You might have noticed that I've been mentioning Android phones a lot, and that's not accidental. One issue with the Samsung Galaxy Watch 4 that differs from prior generations is that it's explicitly not compatible with Apple's iOS. It's not clear whether this is a Samsung or Google edict, or indeed how it would affect not-quite-Android devices like the Huawei P40 Pro .
It's great to see the WearOS ecosystem evolve like this, and it means that the Samsung Galaxy Watch 4 can only expand its feature set in the future, because the walls between developers working just on Tizen or on Google Play are now meaningless. However, that's very much a future consideration.
It does mean that, to an extent, while the Samsung Galaxy Watch 4 is the "4" phone, it has a quantity of being a "version 1" device in software terms. Of course, future devices should be better, but there may be stumbles along the app path that only Galaxy Watch 4 owners have to contend with.
Samsung Galaxy Watch 4 Battery: 2 days is possible… sometimes
The Samsung Galaxy Watch 4 features a 361mAh internal battery on the 44mm model as tested, dropping to just 247mAh on the 40mm model.
Samsung's claim here is that the Samsung Galaxy Watch 4 can manage up to 40 hours of battery life on a single charge. Having tested it over the prior 2 weeks, I'm not entirely convinced that this is a realistic figure unless you're only really lightly using it.
A day's usage is entirely within its scope, and even using it for sleep tracking I could get to around 30-40% battery on the second day. However, I never made it into the late afternoon on that second day at all. Realistic battery usage figures more likely sit in the 20 to 30 hour range, and less if you opt for the LTE model.
Recharging is via an inductive puck charger supplied in the box with the Samsung Galaxy Watch 4, although there's no included plug charger.
Should you buy the Samsung Galaxy Watch 4?
- Buy it if you want the best Android smartwatch available today.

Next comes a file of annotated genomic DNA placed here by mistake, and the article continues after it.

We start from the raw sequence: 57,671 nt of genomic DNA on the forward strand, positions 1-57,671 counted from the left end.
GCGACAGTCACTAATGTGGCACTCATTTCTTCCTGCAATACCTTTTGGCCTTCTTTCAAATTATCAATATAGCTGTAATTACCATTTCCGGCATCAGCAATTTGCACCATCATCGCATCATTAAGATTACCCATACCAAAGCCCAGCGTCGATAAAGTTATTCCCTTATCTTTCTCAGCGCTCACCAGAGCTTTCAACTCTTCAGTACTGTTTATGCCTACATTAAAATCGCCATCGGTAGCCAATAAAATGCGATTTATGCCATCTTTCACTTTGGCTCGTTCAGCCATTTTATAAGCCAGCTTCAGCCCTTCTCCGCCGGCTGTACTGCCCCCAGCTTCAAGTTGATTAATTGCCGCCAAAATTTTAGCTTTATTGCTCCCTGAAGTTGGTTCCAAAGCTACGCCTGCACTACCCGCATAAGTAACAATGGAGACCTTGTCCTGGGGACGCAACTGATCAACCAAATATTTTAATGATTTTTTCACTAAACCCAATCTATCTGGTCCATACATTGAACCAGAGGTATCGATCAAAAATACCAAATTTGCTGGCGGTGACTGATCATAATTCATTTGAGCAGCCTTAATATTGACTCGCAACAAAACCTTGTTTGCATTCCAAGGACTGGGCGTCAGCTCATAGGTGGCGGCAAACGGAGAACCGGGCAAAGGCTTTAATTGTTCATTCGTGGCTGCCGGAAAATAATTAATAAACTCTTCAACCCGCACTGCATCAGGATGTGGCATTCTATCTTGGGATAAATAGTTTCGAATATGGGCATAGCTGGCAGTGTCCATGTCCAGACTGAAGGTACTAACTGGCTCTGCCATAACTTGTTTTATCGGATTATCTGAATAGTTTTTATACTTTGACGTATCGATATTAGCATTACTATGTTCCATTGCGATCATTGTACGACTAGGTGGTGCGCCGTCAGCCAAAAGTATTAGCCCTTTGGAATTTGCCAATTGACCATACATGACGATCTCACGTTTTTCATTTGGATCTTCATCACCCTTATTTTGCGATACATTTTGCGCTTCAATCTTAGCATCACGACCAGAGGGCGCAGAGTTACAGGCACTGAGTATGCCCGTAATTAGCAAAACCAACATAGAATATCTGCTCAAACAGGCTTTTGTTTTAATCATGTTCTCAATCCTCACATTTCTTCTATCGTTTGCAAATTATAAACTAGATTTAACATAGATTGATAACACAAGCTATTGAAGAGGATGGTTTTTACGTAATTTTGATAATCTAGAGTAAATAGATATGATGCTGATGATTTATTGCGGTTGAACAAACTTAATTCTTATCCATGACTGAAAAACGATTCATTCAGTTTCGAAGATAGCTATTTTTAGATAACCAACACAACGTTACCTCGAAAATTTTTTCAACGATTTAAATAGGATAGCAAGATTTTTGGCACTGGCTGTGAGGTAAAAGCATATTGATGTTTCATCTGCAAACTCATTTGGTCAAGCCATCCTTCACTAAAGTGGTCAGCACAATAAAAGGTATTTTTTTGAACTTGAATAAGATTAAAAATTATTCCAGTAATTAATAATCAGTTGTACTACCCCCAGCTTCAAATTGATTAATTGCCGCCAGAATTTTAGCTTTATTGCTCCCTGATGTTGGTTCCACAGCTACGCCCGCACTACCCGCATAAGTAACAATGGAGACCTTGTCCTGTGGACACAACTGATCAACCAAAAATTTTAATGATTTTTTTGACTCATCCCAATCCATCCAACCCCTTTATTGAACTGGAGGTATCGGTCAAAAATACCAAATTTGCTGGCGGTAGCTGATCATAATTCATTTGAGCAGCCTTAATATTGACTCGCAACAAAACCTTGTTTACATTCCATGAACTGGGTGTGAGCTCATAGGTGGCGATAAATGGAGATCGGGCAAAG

- Don't buy it if you're an iPhone user or need battery life for longer than a couple of days.
The Samsung Galaxy Watch 4 might not look like a new beginning on the outside. Its design is a clear evolution of Galaxy Watch models we've seen in prior years, and you'll either like or loathe that look. I think it's pretty clear which model I'd buy, but that's 100% down to taste, just like wearing a smartwatch is in the first place.
However, it's also a new beginning for Samsung, and hopefully one for Android wearables. For the longest time they've trailed the Apple Watch in terms of overall utility, and the tie-up between Samsung and Google should help to challenge that in some significant ways.
That does mean that while it's an established category, in some ways you'd be an early adopter if you purchased the Samsung Galaxy Watch 4. You would get a very good smartwatch in return, however.
Samsung Galaxy Watch 4 pricing and availability
The Samsung Galaxy Watch 4 goes on sale in Australia from 10 September 2021, with pricing starting at $399 for a 40mm model up to $699 for a 46mm Galaxy Watch 4 Classic LTE model. The unit supplied for review by Samsung costs $449.
How we tested
The Samsung Galaxy Watch 4 was paired to a Samsung Galaxy S21 Ultra 5G and a Samsung Galaxy Z Flip 3 for testing purposes over a fortnight's testing. All features were evaluated including in-built apps, the Google Play store, health and fitness functions (excluding the ECG, which was not live at the time of testing) and battery life.